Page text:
Lindsay Blank joined the DTC as an Associate Scientist in January 2018; this is her first career position in the field after completing school. She grew up in the D.C. area of Maryland, and earned her B.S. in Meteorology and B.S. in Computer Science at Millersville University in Millersville, Pennsylvania. Her Computer Science degree was added in her junior year of college after interning at the National Severe Storms Lab in Norman, Oklahoma where she was introduced to numerical weather prediction models. She earned her M.S. in Atmospheric Science from North Carolina State University in Raleigh.
Lindsay is involved with the Letters to a Pre-Scientist and Skype a Scientist programs, which have honed her ability to “speak science” to youngsters and wider audiences. In her words, she explains her job, “I test computer programs that predict the weather and try to make them better so people can be safe and informed.” She is passionate about promoting these volunteer programs as she believes they provide excellent opportunities to engender a love of science in youngsters.
How did she learn to love science? She wanted to be an architect until the Spring of 2001 when she saw her first tornado. Her dad was driving her and her sister home from a birthday party. Her dad didn't have the radio on so he didn't know that her small town was under a tornado warning. The rain was coming down so hard they could hardly see out of the windshield. When they turned the corner onto the main street, they looked toward the horse field and there was a tornado! “My little sister started crying, my dad grabbed the wheel white-knuckled, but my face was pressed against the window, in awe. Instead of turning around, my dad, a former taxi driver in the Bronx, kept driving. Thankfully, the tornado was moving in the opposite direction. My mom was waiting for us nervously in the driveway. I jumped out of the car talking about how exciting it all was. I asked for my first weather radio that Christmas and decided I wanted to study the weather.”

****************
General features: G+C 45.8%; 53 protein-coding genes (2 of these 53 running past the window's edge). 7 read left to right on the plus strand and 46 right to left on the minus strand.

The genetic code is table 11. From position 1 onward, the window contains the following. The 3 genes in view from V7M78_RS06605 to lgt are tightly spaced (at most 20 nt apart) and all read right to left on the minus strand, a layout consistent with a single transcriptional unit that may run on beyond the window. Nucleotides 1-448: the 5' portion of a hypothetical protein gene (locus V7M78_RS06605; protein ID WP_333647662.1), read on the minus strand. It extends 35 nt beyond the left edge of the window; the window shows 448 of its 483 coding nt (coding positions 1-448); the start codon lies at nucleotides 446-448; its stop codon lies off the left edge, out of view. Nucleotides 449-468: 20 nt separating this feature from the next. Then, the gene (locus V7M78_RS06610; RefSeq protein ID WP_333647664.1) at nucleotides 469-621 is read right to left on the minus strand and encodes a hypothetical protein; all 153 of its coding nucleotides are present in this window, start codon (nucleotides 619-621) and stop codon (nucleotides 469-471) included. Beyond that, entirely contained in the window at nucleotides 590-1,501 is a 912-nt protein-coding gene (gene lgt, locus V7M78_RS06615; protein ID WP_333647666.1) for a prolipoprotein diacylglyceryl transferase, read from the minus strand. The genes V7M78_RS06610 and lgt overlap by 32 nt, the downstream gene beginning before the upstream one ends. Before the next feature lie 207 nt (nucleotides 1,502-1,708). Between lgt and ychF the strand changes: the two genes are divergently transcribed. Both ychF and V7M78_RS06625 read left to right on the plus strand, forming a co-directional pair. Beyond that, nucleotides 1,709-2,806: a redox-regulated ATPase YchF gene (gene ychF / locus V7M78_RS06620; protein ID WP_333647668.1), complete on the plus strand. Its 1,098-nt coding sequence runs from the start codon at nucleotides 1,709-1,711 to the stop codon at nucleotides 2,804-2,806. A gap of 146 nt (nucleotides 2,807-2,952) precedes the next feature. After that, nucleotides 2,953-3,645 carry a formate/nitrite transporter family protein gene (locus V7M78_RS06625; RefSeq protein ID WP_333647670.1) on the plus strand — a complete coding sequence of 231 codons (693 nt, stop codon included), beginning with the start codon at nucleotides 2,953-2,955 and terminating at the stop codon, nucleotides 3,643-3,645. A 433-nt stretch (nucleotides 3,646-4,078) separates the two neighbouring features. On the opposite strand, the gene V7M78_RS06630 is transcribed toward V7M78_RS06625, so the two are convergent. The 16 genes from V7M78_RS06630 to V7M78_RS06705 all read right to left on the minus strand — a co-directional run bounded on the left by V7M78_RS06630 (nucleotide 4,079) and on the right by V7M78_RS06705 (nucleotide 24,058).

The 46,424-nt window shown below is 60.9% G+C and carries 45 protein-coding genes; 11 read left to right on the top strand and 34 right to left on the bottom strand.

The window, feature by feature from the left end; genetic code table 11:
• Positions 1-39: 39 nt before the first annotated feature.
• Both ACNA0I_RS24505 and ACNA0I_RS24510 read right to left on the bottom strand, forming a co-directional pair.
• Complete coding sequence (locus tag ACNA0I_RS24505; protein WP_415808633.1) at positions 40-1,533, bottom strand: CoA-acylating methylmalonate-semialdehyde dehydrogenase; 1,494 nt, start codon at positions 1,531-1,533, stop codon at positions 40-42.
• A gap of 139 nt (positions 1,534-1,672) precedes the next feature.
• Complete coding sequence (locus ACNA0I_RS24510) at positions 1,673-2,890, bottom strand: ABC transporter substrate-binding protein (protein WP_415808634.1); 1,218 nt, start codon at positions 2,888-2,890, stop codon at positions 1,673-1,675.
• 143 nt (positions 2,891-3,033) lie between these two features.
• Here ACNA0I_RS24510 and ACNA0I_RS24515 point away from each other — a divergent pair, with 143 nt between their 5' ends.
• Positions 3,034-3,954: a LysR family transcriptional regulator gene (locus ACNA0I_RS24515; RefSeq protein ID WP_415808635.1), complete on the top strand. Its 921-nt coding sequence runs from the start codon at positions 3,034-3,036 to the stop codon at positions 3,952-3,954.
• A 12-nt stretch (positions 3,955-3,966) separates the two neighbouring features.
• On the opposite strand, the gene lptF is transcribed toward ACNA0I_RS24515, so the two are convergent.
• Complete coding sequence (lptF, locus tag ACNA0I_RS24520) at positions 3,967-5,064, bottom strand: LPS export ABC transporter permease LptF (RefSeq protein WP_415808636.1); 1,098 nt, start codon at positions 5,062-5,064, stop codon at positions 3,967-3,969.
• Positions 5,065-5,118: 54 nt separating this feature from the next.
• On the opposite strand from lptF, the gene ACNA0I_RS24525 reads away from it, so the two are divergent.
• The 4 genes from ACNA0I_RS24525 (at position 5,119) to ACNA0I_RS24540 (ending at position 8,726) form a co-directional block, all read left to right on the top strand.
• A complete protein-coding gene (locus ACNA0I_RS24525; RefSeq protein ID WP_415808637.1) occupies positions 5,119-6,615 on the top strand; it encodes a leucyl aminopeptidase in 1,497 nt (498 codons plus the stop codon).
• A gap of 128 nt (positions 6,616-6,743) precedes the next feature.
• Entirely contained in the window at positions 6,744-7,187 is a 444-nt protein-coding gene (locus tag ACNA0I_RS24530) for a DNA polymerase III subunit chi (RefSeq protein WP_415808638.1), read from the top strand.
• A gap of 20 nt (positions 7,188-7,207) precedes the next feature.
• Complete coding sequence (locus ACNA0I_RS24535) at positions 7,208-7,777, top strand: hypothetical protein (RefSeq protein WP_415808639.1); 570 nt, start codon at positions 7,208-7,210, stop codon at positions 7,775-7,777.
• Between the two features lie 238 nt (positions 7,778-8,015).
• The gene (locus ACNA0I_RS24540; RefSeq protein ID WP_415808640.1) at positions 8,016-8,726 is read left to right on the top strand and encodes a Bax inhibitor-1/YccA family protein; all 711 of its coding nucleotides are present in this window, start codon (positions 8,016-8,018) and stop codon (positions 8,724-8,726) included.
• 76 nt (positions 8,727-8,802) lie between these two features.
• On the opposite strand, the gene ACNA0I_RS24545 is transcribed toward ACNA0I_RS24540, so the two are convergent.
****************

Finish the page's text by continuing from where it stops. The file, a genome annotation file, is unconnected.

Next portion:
Her typical work day mirrors those of many others, starting by checking email and prioritizing her tasks. She works across multiple projects, like most of the DTC staff. Ensuring she’s making the progress expected of her on each one is a balancing act, naturally. Most of her tasks involve validation and verification of different NWPs and their products. She also works on development for the Model Evaluation Tools (MET). Right now, she’s working on validation and verification for the Air Force, leading the development of multivariate MODE functionality, and testing METplus capabilities for sea ice and ocean verification purposes.
When asked about specific challenges she faces, she answers that it’s the selection of the most appropriate statistic or measure for each validation or verification case. “There are so many statistics and metrics, selecting which ones to use is the most important part of analysis in my opinion; ‘put garbage in, you’ll get garbage out’ as the phrase goes, so I have to decide carefully.” She loves the challenge, however, because it forces her to carefully assess every aspect of the problem at hand, and inspires her to learn more. This aligns with the values that she finds rewarding in her work. Knowing that she’s instrumental in helping to improve the tools operational forecasters use, while providing useful information and tools to model developers and users are the elements that fulfill her. “It means that in some small part, I'm helping to keep people safe.”
One of her favorite quotes is a line from the Walt Whitman poem "Song of Myself." "I exist as I am, that is enough".